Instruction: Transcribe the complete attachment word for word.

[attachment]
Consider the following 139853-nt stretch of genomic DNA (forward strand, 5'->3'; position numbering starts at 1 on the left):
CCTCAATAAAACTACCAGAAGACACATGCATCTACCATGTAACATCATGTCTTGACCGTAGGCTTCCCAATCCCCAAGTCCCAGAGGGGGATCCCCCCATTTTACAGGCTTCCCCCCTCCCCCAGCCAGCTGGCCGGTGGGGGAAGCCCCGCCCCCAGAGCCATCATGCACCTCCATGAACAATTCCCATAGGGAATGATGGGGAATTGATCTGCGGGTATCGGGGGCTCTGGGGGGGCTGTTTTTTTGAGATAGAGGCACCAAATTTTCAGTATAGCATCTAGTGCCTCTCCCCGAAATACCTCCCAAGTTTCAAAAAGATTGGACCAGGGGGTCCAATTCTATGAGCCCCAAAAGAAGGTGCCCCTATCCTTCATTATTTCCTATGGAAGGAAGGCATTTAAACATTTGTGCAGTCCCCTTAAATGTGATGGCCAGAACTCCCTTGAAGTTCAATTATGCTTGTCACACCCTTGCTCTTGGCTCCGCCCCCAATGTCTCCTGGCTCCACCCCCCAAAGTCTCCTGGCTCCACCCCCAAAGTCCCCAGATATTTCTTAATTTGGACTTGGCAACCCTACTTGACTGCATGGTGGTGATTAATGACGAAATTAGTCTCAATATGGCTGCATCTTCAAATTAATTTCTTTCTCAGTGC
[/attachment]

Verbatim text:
Consider the following 139853-nt stretch of genomic DNA (forward strand, 5'->3'; position numbering starts at 1 on the left):
CCTCAATAAAACTACCAGAAGACACATGCATCTACCATGTAACATCATGTCTTGACCGTAGGCTTCCCAATCCCCAAGTCCCAGAGGGGGATCCCCCCATTTTACAGGCTTCCCCCCTCCCCCAGCCAGCTGGCCGGTGGGGGAAGCCCCGCCCCCAGAGCCATCATGCACCTCCATGAACAATTCCCATAGGGAATGATGGGGAATTGATCTGCGGGTATCGGGGGCTCTGGGGGGGCTGTTTTTTTGAGATAGAGGCACCAAATTTTCAGTATAGCATCTAGTGCCTCTCCCCGAAATACCTCCCAAGTTTCAAAAAGATTGGACCAGGGGGTCCAATTCTATGAGCCCCAAAAGAAGGTGCCCCTATCCTTCATTATTTCCTATGGAAGGAAGGCATTTAAACATTTGTGCAGTCCCCTTAAATGTGATGGCCAGAACTCCCTTGAAGTTCAATTATGCTTGTCACACCCTTGCTCTTGGCTCCGCCCCCAATGTCTCCTGGCTCCACCCCCCAAAGTCTCCTGGCTCCACCCCCAAAGTCCCCAGATATTTCTTAATTTGGACTTGGCAACCCTACTTGACTGCATGGTGGTGATTAATGACGAAATTAGTCTCAATATGGCTGCATCTTCAAATTAATTTCTTTCTCAGTGC